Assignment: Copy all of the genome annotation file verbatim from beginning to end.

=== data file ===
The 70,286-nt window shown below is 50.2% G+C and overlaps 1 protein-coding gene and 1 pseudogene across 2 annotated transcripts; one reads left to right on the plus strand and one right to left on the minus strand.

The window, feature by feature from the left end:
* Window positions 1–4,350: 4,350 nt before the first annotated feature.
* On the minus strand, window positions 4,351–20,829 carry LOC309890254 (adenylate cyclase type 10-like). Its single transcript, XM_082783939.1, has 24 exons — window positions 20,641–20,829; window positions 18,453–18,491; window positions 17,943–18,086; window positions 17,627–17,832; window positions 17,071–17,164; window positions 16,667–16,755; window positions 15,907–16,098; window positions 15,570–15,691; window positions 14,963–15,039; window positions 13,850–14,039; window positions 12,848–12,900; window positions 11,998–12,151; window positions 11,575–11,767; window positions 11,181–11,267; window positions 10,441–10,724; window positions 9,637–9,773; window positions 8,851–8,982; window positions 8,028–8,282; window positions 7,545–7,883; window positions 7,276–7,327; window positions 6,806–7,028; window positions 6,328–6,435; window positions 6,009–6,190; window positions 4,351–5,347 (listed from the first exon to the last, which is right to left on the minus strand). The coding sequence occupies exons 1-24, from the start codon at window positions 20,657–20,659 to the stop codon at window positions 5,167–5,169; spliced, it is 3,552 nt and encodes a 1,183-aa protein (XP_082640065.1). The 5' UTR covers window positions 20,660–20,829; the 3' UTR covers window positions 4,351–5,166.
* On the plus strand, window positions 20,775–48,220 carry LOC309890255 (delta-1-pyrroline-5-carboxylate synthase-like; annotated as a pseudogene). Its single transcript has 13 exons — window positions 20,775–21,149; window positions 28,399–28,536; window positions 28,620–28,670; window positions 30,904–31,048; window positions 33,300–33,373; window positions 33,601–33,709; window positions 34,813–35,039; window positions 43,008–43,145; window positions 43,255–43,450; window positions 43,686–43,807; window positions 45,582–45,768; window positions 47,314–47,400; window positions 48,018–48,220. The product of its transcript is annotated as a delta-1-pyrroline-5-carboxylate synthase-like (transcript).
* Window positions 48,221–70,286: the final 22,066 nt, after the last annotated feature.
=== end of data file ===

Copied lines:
The 70,286-nt window shown below is 50.2% G+C and overlaps 1 protein-coding gene and 1 pseudogene across 2 annotated transcripts; one reads left to right on the plus strand and one right to left on the minus strand.

The window, feature by feature from the left end:
* Window positions 1–4,350: 4,350 nt before the first annotated feature.
* On the minus strand, window positions 4,351–20,829 carry LOC309890254 (adenylate cyclase type 10-like). Its single transcript, XM_082783939.1, has 24 exons — window positions 20,641–20,829; window positions 18,453–18,491; window positions 17,943–18,086; window positions 17,627–17,832; window positions 17,071–17,164; window positions 16,667–16,755; window positions 15,907–16,098; window positions 15,570–15,691; window positions 14,963–15,039; window positions 13,850–14,039; window positions 12,848–12,900; window positions 11,998–12,151; window positions 11,575–11,767; window positions 11,181–11,267; window positions 10,441–10,724; window positions 9,637–9,773; window positions 8,851–8,982; window positions 8,028–8,282; window positions 7,545–7,883; window positions 7,276–7,327; window positions 6,806–7,028; window positions 6,328–6,435; window positions 6,009–6,190; window positions 4,351–5,347 (listed from the first exon to the last, which is right to left on the minus strand). The coding sequence occupies exons 1-24, from the start codon at window positions 20,657–20,659 to the stop codon at window positions 5,167–5,169; spliced, it is 3,552 nt and encodes a 1,183-aa protein (XP_082640065.1). The 5' UTR covers window positions 20,660–20,829; the 3' UTR covers window positions 4,351–5,166.
* On the plus strand, window positions 20,775–48,220 carry LOC309890255 (delta-1-pyrroline-5-carboxylate synthase-like; annotated as a pseudogene). Its single transcript has 13 exons — window positions 20,775–21,149; window positions 28,399–28,536; window positions 28,620–28,670; window positions 30,904–31,048; window positions 33,300–33,373; window positions 33,601–33,709; window positions 34,813–35,039; window positions 43,008–43,145; window positions 43,255–43,450; window positions 43,686–43,807; window positions 45,582–45,768; window positions 47,314–47,400; window positions 48,018–48,220. The product of its transcript is annotated as a delta-1-pyrroline-5-carboxylate synthase-like (transcript).
* Window positions 48,221–70,286: the final 22,066 nt, after the last annotated feature.